Graham
Add pictures here
βœ–
<% if( /^image/.test(type) ){ %>
<% } %>
<%-name%>
Add image file
Upload
I should add it's a Bosch Classixx. Standard wash is 65 degrees.
Add pictures here
βœ–
<% if( /^image/.test(type) ){ %>
<% } %>
<%-name%>
Add image file
Upload
Suz wrote:

In my case, on an old Zanussi, it was the clockwork timer sticking
David
Add pictures here
βœ–
<% if( /^image/.test(type) ){ %>
<% } %>
<%-name%>
Add image file
Upload

I thought it was some sort of timer problem - but I don't think it is clockwork? No dial turns. Just switches off when done. How would I know?
Add pictures here
βœ–
<% if( /^image/.test(type) ){ %>
<% } %>
<%-name%>
Add image file
Upload

Has the machine been out recently?
I had the same problem with my washing machine after I moved it, turns out the fill pipe got slightly kinked, so it was filling extremely slowly!
Sparks...
Add pictures here
βœ–
<% if( /^image/.test(type) ){ %>
<% } %>
<%-name%>
Add image file
Upload

Just to add to the general lack of specific advice :-)
Our dishwasher has a range of programmes from a 15 minute cold rinse through to a 170 minute (i.e. nearly 3 hours) "economy" wash at 40C (or is it 45?). The economy usually washes at least as well as the "normal" 50C or the "super" 60C wash which are 90 and 106 minutes respectively (electronic timer, usually pretty accurate) and uses less electricity and less water. All three have a long drying period at the end of the cycle.
I think that the economy setting works, despite the lower temperature, by increasing the "contact time" - i.e. it just keeps washing for longer. Is it possible that you have somehow activated such an economy setting?
The other thing that happened to us once was that it wouldn't get out of the initial pre-wash rinse. We discovered it wasn't filling properly with water for some reason - and it wasn't the inlet pipework at all.
I bunged a few pints of (hot) water into the thing in the hope that if it were a grease problem, the heat would help, and it finished the cycle fine. I then gave it a good clean out - filters, spray bars, the lot, and ran it on the hottest wash with nothing in except a small squeeze of washing up liquid. It's never had that problem since, but I repeat the empty-wash thing every couple of months, and I make sure to give it a good clean-out every time we have something like bolognese or lasagne as the tomato/mince combination seems to trap grease and stain certain plastics pink.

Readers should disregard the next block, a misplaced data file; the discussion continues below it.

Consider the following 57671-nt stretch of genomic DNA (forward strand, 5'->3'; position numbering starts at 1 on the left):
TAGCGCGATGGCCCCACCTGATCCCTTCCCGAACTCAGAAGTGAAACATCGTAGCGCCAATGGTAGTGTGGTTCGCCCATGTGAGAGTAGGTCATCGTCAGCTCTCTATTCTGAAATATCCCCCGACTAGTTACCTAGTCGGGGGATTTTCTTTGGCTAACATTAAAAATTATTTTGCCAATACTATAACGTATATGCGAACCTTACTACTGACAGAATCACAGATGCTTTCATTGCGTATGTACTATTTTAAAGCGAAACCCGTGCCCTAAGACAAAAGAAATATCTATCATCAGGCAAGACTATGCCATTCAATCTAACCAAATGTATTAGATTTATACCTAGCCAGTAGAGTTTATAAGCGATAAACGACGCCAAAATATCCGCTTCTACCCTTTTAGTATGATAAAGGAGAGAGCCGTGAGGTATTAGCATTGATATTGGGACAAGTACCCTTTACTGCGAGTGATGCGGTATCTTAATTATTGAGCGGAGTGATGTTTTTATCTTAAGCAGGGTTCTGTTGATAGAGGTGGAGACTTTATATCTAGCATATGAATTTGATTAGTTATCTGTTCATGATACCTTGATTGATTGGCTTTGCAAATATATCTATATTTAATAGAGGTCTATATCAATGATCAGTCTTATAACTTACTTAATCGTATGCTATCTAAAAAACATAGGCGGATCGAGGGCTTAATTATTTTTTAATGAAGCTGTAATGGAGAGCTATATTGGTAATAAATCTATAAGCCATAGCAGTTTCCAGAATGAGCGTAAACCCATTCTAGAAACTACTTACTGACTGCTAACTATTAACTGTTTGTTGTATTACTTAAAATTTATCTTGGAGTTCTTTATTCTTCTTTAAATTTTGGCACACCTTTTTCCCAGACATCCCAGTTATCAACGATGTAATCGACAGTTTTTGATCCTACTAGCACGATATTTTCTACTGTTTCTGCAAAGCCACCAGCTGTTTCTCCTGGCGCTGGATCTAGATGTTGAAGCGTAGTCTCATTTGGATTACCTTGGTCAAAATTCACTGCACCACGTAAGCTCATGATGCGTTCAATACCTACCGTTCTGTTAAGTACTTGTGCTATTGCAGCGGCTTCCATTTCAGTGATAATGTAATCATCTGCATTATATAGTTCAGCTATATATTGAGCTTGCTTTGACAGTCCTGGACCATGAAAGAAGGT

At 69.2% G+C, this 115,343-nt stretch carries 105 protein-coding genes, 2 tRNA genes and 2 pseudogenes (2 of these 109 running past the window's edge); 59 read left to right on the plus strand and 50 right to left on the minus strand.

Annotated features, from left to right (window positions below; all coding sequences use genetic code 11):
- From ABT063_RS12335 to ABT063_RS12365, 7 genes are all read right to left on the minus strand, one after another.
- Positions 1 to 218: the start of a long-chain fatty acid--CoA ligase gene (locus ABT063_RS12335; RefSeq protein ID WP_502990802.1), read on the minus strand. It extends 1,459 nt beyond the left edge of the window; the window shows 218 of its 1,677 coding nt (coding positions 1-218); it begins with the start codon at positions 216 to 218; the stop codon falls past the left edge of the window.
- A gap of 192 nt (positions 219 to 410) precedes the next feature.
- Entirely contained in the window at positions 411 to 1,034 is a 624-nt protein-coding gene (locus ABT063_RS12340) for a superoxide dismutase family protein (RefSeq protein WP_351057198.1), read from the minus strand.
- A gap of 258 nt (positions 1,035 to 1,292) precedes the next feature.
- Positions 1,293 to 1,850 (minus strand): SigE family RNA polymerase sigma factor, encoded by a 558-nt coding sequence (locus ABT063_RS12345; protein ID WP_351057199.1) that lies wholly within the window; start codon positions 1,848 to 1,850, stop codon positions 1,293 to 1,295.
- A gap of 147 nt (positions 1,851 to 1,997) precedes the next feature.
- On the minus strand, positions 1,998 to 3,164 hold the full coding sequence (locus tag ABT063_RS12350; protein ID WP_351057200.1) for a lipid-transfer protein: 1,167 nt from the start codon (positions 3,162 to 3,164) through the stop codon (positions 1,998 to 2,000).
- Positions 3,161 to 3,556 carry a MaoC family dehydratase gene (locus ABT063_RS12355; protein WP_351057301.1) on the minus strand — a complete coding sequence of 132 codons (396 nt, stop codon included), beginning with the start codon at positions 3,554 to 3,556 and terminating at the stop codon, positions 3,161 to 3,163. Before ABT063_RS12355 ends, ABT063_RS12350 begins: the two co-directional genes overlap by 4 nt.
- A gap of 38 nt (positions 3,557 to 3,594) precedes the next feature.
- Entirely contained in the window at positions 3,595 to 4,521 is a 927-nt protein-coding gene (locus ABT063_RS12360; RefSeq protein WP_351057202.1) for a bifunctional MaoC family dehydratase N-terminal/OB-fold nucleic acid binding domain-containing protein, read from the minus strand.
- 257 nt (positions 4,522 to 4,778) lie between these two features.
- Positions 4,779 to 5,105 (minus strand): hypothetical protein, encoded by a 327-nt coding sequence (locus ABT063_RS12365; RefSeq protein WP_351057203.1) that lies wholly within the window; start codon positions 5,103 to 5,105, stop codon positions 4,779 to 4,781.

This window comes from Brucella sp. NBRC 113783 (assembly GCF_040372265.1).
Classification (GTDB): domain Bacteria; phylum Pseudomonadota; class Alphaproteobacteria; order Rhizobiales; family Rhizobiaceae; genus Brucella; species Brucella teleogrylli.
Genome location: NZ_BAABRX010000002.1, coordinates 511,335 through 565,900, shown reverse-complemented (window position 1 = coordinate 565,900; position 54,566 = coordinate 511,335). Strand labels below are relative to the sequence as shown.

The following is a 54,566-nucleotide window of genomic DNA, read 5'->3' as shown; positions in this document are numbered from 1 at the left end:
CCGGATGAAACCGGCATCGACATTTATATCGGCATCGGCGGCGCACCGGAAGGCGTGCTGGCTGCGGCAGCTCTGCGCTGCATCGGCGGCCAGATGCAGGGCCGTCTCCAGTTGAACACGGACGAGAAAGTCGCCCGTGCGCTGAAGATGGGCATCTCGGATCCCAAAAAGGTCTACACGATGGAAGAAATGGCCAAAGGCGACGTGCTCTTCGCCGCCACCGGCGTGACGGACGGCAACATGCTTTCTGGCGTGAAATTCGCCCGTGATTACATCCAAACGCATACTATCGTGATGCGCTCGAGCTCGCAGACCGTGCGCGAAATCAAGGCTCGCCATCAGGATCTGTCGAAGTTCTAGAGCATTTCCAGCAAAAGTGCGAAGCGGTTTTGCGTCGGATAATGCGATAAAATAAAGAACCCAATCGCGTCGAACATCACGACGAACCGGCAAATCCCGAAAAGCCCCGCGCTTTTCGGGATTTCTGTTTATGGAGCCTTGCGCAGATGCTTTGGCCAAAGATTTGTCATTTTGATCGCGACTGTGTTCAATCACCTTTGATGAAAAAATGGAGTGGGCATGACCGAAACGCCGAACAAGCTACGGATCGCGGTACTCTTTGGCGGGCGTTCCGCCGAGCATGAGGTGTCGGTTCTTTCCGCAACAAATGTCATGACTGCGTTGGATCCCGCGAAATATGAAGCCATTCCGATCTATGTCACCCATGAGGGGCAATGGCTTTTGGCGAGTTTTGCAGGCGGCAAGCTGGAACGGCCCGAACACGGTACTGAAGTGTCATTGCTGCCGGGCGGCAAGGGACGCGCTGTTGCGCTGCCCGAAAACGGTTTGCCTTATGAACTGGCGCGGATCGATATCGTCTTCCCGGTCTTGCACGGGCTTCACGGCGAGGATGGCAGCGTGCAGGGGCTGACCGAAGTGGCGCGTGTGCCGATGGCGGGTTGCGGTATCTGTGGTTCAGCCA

Someone else on this ng (one of the Andys?) reckons that a (small) drop of washing up liquid in the machine helps keep it clear of grease as apparently there are some sorts of grease which aren't transported well by dishwasher tablets.
Hwyl!
M.
--
Martin Angove: http://www.tridwr.demon.co.uk /
Two free issues: http://www.livtech.co.uk/ Living With Technology
  Click to see the full signature.
Add pictures here
βœ–
<% if( /^image/.test(type) ){ %>
<% } %>
<%-name%>
Add image file
Upload
On Sat, 30 Jul 2005 20:48:38 +0100, Martin Angove

Sainsburys do some dishwasher cleaner tablets. These work very well.
The inside of the machine comes out sparkling after use.
Finish also do a dishwasher cleaner. It consists of a bottle that you place upside down into the cutlery basket. The top of the bottle (that is now facing down) has a type of wax seal. The seal melts when the machine gets up to temperature and it releases the liquid into the machine.
It's a couple of quid. The results appear to be the same as using the cheaper tablets from Sainsburys.
Graham
Add pictures here
βœ–
<% if( /^image/.test(type) ){ %>
<% } %>
<%-name%>
Add image file
Upload

I would sack the lazy women, younger prettier one's are easy to find.
<ducks>
Add pictures here
βœ–
<% if( /^image/.test(type) ){ %>
<% } %>
<%-name%>
Add image file
Upload

HomeOwnersHub.com is a website for homeowners and building and maintenance pros. It is not affiliated with any of the manufacturers or service providers discussed here. All logos and trade names are the property of their respective owners.